The Pennsylvania State Police Bureau of Liquor Control Enforcement (BLCE) conducted Age Compliance Checks  at licensed establishments Tuesday in Pike County.

The Pennsylvania State Police Bureau of Liquor Control Enforcement (BLCE) conducted Age Compliance Checks  at licensed establishments Tuesday in Pike County.
 The BLCE stopped at four establishments during Tuesday’s check. One establishment failed the check after serving the underage buyer alcoholic beverages, but the name is disclosed until an official citation is issued to the licensee. 
The licensed establishments that did not serve the underage buyer were: The Tom Quick Inn, Milford; The Grill, Matamoras; and A.J.’s Fireplace, Tafton.
Employees of compliant establishments did ask the underage buyer to produce identification, and after reviewing the identification, recognized the buyer was underage and refused service, according to the BLCE.
Compliance Checks are performed based on the number of underage drinking complaints received by the BLCE, and the number of licensed entities (bars, restaurants, distributors, etc.) in each county. Wayne County has 102 licensed entities, compared with Luzerne County which has 841, and Susquehanna County which has 67. The Wilkes-Barre District Office supervises a total of 2113 licenses in the eight county area.
The BLCE has not yet performed an Age Compliance Check in Wayne County this year. “We will look at Wayne County in comparison with the other counties,” said Sgt. Severns.
How it’s done
When conducting an Age Compliance Check, the BLCE uses supervised underage buyers who attempt to purchase alcoholic beverages. Police ask college students or interns interested in a career in law enforcement to participate. By law, the candidates must be at least 18 years old.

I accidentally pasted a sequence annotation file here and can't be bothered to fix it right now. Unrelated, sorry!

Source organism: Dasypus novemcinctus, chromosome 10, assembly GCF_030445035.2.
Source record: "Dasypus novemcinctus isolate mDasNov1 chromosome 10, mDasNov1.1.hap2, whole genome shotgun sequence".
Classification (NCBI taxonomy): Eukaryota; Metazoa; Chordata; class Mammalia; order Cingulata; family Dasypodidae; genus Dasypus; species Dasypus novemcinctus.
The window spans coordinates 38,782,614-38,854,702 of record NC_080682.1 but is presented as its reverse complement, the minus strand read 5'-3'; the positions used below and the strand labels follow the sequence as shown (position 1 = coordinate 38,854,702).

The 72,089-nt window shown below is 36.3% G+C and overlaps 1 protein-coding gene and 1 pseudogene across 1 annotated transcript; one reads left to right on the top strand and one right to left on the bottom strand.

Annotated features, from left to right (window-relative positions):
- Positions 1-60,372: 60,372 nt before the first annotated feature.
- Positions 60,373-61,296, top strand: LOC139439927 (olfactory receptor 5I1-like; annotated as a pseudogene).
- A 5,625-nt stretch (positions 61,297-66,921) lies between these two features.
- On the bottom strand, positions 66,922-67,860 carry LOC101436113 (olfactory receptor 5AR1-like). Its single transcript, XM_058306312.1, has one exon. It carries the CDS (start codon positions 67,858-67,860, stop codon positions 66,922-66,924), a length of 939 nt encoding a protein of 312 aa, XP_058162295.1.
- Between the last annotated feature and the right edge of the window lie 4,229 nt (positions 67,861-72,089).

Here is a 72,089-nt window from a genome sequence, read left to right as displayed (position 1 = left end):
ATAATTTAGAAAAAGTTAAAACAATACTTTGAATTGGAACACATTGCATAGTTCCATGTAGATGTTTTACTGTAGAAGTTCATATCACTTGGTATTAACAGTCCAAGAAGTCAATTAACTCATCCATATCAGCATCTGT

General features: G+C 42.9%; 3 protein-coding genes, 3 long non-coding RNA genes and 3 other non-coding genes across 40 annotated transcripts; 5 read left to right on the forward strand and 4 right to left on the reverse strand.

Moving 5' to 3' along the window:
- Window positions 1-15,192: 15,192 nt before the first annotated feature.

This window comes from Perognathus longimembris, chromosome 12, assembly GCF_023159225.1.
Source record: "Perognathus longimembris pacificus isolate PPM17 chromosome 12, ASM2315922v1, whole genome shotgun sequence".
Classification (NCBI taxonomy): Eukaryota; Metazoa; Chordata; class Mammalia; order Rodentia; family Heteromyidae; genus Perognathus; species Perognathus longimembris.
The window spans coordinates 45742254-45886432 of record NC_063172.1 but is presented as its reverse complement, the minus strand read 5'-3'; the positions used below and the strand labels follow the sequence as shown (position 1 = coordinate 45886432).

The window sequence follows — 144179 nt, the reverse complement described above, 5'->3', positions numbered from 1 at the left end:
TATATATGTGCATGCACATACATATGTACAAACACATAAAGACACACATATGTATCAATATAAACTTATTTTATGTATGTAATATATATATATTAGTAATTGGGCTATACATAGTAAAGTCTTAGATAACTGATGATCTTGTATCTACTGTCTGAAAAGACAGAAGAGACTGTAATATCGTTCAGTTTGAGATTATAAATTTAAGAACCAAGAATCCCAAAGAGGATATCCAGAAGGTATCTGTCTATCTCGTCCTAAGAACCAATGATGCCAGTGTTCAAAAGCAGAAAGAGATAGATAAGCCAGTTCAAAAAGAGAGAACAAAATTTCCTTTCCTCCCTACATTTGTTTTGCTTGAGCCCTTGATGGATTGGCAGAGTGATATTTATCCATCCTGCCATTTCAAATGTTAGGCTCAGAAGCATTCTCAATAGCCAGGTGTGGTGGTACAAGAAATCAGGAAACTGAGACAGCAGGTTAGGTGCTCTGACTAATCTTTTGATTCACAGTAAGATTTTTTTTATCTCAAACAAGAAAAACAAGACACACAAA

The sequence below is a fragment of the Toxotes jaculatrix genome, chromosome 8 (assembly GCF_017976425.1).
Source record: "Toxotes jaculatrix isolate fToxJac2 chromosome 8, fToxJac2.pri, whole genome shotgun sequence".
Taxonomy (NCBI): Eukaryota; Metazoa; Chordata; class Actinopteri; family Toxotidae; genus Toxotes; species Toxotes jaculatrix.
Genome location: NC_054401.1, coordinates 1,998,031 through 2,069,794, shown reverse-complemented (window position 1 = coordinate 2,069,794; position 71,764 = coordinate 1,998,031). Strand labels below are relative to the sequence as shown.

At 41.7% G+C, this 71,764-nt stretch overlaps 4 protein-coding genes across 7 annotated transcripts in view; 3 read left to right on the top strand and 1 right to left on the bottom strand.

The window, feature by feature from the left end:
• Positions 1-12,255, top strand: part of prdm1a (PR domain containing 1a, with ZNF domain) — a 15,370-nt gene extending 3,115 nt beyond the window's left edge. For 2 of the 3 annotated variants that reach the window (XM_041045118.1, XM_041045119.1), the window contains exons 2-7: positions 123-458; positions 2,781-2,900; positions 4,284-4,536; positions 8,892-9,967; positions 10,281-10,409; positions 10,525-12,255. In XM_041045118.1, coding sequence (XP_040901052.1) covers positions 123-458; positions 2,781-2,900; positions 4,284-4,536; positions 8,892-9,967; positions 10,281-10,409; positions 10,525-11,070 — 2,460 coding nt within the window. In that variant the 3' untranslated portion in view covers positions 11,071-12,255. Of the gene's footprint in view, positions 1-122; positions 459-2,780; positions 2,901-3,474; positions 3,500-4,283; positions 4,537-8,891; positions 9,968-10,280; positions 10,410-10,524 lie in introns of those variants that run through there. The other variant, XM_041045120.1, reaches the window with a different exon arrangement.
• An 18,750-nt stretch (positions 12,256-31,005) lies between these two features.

Candidates go through an application and screening process, and then are trained to perform the duty. Sgt. Severns stressed that the State Police strive to keep the candidates out of harm’s way. “It’s a very controlled situation. We only send them into establishments which hold licenses,” said Sgt. Severns. “We do not send them to private gatherings or underage parties,” he said.
The underage buyer enters the establishment and attempts to make the purchase. An undercover enforcement officer is already present to supervise the interaction. When asked for identification, the underage buyer uses his or her own ID, which shows that they are underage.
“Sometimes the employees ask for ID, look at it, and still serve the underage buyer,” said Sgt. Severns. “Sometimes, the employee doesn’t know how to properly read an ID,” he said.
Fines issued to establishments which fail Age Compliance checks amount to $1,250. The employee who serves the underage buyer receives no fine, but can face repercussions from the owner of the establishment.
“The fine is geared toward educating the licensee,” said Sergeant Gary S. Severns, District Office Commander in Wilkes-Barre, which covers eight counties in the Northeast region. “The licensee is responsible for their employees,” he said.
Since 2005, the State Police-Bureau of Liquor Control Enforcement has conducted 5,011 compliance checks state-wide, with 2,947 establishments following compliance laws and 2,064 establishments failing compliance laws.
Go to for more information about the PA State Police Bureau of Liquor Control Enforcement’s programs, activities and statistics. Further question or requests should be directed to the District Office Commander, Sergeant Gary S. Severns at (570)826-2370 during business hours.